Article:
Stanford Medicine now provides a test for the mpox virus. Rapid identification of infected people will help combat the virus’s spread and facilitate patient care.
June 22, 2022 - By Krista Conger
Stanford Medicine’s Clinical Virology Laboratory today launched a diagnostic test for the mpox virus that has been identified in 42 countries and several U.S. states, including California. The test will accelerate accurate diagnoses and inform public health efforts aimed at stopping the spread of the virus, formerly known as monkeypox.
Stanford Medicine is among the first academic medical centers in the country to offer the test to patients. It is available for Stanford Medicine patients and those at nearby medical centers.
Although the disease is normally found only in Africa, or in people who have recently traveled to Africa, the World Health Organization reported that over 2,100 people in 42 countries have been diagnosed with mpox as of June 15, nearly all during the past two months. As of June 17, the CDC reports 24 confirmed mpox cases in California.
The mpox virus is much less easily transmitted than the virus that causes COVID-19: The CDC reports that the threat to the general U.S. population is considered low. It is not related to the virus that causes chickenpox, although physicians who suspect a patient’s rash may be mpox may wish to order tests to rule out chickenpox and herpes.
“We don’t expect the number of positive monkeypox tests to approach anywhere near the number of SARS-CoV-2 positives we have seen during the COVID-19 pandemic,” said Benjamin Pinsky, MD, PhD, associate professor of pathology and of infectious disease at Stanford Medicine. “But it’s important to have this test available for clinicians and their patients to guide their care and to aid public health surveillance and prevention efforts.”
An arduous test process
Currently, samples from suspected cases are sent first to a network of public health and government laboratories that are part of the Centers for Disease Control and Prevention’s Laboratory Response Network. Those that test positive are then sent to the CDC for another round of tests to confirm the diagnosis.
But experts have warned that this two-step system for diagnosis is cumbersome and doesn’t give doctors and public health experts the timely information they need to care for patients and block transmission of the virus. An in-house test will streamline the process, Pinsky said.
“Physicians can order the test through the electronic medical records as they would any other diagnostic test from our laboratory,” Pinsky said. “We expect a turnaround time of about 24 to 48 hours, so doctors will have the results they need to provide appropriate care for their patients.”
The mpox virus is a member of the Orthopox family of viruses. Other family members include the viruses that cause smallpox and cowpox.
Unlike the virus that causes COVID-19, mpox is not new. It was identified in research monkeys in Denmark in 1958, and the first human case was identified in 1970. The virus is usually found in Africa, and until now has thought to be primarily spread to humans after contact with infected animals such as rodents and monkeys living in tropical environments. It can be spread from person to person through close skin contact, through large respiratory droplets, and by touching an infected person’s bedding or towels. But until May, human-to-human transmission was relatively infrequent.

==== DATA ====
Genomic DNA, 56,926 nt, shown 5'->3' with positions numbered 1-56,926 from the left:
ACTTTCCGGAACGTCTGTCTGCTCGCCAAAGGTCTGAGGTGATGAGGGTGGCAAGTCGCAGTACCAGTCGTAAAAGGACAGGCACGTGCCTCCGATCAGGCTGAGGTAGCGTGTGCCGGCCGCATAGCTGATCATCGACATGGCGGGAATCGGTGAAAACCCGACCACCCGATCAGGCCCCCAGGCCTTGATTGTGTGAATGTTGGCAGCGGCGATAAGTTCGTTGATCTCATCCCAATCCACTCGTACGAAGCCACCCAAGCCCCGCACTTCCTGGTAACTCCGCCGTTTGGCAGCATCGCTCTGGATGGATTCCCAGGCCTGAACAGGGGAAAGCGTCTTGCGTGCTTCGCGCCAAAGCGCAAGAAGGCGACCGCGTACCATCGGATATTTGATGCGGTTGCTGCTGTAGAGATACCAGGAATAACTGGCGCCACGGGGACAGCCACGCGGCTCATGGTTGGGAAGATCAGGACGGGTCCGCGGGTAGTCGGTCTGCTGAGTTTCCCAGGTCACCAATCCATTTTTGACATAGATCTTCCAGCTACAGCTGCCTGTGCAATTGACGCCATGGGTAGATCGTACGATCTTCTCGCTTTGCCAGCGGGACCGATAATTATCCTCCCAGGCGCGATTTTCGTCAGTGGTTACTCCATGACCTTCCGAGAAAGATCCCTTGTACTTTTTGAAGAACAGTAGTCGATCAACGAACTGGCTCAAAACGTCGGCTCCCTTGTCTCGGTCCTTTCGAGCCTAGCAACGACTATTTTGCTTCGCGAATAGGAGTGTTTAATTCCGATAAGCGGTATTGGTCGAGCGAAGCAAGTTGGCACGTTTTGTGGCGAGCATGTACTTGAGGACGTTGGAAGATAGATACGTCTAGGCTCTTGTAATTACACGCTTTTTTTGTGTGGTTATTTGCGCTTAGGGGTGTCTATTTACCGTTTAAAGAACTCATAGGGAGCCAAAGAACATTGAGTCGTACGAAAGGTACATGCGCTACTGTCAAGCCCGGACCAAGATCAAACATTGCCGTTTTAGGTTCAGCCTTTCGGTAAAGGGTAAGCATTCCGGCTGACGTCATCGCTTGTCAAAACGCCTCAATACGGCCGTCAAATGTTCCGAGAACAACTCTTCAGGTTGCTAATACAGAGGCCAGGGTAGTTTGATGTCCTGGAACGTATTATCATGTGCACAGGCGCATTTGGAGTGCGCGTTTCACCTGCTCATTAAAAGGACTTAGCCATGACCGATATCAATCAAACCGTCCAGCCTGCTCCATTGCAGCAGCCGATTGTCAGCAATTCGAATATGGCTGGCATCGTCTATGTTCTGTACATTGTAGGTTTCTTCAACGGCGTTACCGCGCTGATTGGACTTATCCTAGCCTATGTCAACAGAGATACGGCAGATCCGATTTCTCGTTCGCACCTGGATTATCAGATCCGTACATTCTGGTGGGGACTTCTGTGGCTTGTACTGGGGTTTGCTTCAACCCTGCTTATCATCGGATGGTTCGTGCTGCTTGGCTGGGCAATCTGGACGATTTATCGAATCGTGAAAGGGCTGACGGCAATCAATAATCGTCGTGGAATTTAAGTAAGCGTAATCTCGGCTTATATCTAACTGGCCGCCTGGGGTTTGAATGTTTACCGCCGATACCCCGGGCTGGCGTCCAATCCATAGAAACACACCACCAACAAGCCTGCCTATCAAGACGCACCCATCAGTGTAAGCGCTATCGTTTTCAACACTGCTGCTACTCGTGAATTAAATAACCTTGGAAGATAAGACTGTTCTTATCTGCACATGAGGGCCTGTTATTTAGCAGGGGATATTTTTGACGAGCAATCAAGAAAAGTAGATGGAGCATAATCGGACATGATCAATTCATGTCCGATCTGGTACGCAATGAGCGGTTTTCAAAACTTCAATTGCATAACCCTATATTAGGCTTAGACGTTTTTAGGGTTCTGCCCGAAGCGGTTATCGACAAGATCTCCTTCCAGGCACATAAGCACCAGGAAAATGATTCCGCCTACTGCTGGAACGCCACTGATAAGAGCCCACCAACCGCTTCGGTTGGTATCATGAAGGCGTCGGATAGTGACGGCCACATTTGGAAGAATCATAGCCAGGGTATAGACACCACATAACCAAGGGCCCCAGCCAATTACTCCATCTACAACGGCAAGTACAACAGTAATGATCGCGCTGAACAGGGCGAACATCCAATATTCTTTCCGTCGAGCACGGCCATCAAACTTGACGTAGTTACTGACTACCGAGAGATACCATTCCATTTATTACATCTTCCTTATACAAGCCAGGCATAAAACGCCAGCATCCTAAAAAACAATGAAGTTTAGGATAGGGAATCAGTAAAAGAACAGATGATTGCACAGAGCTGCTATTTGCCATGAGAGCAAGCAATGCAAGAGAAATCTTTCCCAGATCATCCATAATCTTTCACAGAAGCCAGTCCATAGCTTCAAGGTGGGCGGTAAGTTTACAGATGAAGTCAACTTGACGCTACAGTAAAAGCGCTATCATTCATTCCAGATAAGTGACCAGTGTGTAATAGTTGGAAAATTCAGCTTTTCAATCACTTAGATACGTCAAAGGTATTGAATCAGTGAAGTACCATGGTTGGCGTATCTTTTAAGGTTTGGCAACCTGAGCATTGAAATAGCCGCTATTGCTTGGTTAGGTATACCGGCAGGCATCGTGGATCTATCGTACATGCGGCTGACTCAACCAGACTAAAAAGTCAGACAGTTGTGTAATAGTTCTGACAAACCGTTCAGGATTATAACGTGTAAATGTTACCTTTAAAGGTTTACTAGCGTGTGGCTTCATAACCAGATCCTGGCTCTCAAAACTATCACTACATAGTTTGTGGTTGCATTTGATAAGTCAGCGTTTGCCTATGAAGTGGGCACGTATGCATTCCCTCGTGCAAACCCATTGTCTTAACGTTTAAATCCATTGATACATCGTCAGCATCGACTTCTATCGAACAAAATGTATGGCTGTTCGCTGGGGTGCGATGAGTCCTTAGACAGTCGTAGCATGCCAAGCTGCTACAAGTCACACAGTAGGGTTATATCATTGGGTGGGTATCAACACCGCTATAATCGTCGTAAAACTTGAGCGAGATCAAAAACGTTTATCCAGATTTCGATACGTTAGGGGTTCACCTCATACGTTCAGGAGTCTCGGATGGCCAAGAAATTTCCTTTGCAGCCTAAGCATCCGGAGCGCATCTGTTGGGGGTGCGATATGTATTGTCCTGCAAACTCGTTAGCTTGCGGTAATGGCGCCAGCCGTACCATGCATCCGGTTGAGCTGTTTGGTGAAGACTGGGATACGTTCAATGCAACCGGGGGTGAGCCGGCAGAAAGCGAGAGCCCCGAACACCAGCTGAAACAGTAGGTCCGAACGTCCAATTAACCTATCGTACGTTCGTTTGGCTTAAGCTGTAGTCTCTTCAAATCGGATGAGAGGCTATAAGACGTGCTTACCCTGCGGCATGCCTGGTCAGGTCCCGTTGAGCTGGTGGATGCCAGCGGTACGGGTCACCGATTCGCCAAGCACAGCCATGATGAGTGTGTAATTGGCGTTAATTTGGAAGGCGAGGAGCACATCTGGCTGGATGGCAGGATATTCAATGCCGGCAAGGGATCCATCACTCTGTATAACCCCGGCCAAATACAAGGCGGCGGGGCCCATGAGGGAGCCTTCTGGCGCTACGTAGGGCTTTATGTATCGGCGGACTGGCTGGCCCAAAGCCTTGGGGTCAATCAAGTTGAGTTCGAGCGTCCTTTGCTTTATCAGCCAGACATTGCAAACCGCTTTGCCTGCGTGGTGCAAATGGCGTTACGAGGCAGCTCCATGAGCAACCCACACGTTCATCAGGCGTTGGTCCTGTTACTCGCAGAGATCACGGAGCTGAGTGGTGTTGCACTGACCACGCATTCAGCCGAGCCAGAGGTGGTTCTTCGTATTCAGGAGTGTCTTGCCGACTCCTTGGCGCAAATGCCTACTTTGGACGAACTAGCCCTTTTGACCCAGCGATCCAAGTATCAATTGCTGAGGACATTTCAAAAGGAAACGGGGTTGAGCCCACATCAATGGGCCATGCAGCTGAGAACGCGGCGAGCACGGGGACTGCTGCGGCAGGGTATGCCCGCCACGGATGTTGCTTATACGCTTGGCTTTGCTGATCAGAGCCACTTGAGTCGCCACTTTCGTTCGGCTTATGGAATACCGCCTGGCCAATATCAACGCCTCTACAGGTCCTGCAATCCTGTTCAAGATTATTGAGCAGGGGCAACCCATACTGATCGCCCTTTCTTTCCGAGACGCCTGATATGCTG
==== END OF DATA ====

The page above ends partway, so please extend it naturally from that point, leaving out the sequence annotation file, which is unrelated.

People with mpox typically have a characteristic rash that erupts one to three days after experiencing a fever, head and muscle aches, swollen lymph nodes, and exhaustion. According to the WHO, about 3% to 6% of infected people have died in the years preceding this outbreak. One death has been reported so far in the current outbreak.
Hinting at transmission
The WHO states that the unexpected appearance of mpox in several regions in people who were not known to have traveled from Africa suggests there may have been undetected transmission in Europe and the United States for some time. Recently diagnosed people have been primarily men who have sex with men who have also reported recent new or numerous sexual partners, suggesting sexual transmission of the virus.
Although the method and degree of spread of the mpox outbreak is novel, there are mitigation measures, including a vaccine that may provide up to 85% protection from mpox when given prior to exposure. In January the European Medicines Agency approved the use of an antiviral medicine developed to treat smallpox, mpox and cowpox.
The Stanford Medicine test is similar to the one Pinsky’s laboratory launched in early March 2020 at the start of the coronavirus pandemic. Samples from the patient — nasal or throat swabs in the case of COVID-19 or swabs from the characteristic lesions that form on the skin of people with mpox — are mixed with short pieces of DNA that attach themselves to a specific stretch of viral genetic material present in the sample. The mixture is placed into a PCR (polymerase chain reaction) machine that amplifies and detects the presence of the virus.
“We want to be prepared in case these patients come to our hospitals and clinics,” Pinsky said. “The availability of this test helps us quickly provide appropriate care and facilitates the rapid identification of close contacts who may be at risk of contracting this infection. I’m much more confident than I was with COVID-19 that we can control this outbreak, but I’m also a worrier and I want us to be prepared.”
About Stanford Medicine
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